Google Comments in Silence: Peers have learned to use Google comments to ask questions and give suggestions. They follow the protocol that only the writer can write in her text. Writers have also learned that when they read a comment, they cannot automatically resolve it but rather use two codes: “!” means I understand. “?” and writing what they do not understand shows that they need more support with that piece of feedback. Using Google comments in this way has been helpful for both the students and me. It forces students to actually deal with the feedback they are given. Also, when they reply to a comment, this reply is sent to the feedback giver, so that person (teacher or student) can address any confusions the writer has.
Google Comments + oral feedback: I tend to use this in heterogeneous pairs so that students with stronger English can support new learners. The protocol is as follows. Two students share one computer. The writer reads a paragraph of his/her work and the feedback-giver tells the writer her feedback orally and writes it in the comment section. At the end of each paragraph, the writer must state back what she can make better in that paragraph so both are clear that the feedback has been understood. This protocol works well for the stronger writers to help the weaker ones. It does not work well the other way around. When using this protocol, I generally allow a work period immediately thereafter so that the students who got feedback can utilize it, and the stronger writers can pair up homogeneously and get feedback from their more-skilled peers.
Half and Half (aka Pay It Forward Feedback): Something new I tried this year was a mix of teacher and peer feedback. I did this towards the end of the year because I realized that although the more advanced English speakers tend to thrive on teacher feedback, the weaker English speakers do not always utilize it well. Therefore, I decided to do something different. I paired students with one advanced and one beginning English learner. For the strong writers, I gave them feedback. For the beginners, they sat one on one with their “teacher” (stronger partner) and got feedback using the “Google Comments + Oral Feedback” strategy above. I justified this to the stronger students because it gave them the opportunity to work on giving feedback and graded them for it using a feedback rubric. This strategy seemed to work for all pairs except for one, and grades were generally much higher for all students than usual.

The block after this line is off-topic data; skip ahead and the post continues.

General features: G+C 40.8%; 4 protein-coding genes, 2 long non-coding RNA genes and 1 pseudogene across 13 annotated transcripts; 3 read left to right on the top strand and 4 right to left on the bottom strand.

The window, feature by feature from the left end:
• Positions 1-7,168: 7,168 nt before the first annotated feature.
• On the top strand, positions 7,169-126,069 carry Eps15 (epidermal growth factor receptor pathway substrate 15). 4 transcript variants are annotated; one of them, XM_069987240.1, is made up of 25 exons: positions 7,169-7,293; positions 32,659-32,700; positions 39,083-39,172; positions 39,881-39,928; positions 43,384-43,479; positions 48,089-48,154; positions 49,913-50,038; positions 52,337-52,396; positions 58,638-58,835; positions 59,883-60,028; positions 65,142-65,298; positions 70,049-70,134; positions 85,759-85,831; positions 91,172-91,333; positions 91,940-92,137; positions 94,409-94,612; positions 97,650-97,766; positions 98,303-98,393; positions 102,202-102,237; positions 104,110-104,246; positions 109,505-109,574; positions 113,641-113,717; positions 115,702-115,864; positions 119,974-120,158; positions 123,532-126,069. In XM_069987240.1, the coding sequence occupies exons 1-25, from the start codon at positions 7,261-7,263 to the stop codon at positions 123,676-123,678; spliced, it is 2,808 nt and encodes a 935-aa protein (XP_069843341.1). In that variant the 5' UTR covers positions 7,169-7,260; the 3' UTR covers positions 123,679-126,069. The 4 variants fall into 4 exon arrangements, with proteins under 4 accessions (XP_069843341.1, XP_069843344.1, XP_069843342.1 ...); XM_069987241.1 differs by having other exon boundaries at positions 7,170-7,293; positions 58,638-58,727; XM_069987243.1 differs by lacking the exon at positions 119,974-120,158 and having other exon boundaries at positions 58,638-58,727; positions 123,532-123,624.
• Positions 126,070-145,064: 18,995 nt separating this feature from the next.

Strategies that really helped me with Feedback this year
- I clarified the difference between editing and proofreading. This is something our Writing Project coach has encouraged me to do for years, but this is the first year I’ve done it consistently. When giving feedback, I ask students to focus on ideas, only addressing conventions or grammar if those make the writing unintelligible. Making this separation between ideas and “technical writing” has helped students give more thoughtful feedback, rather than “You need to capitalize this” or “Add a period.”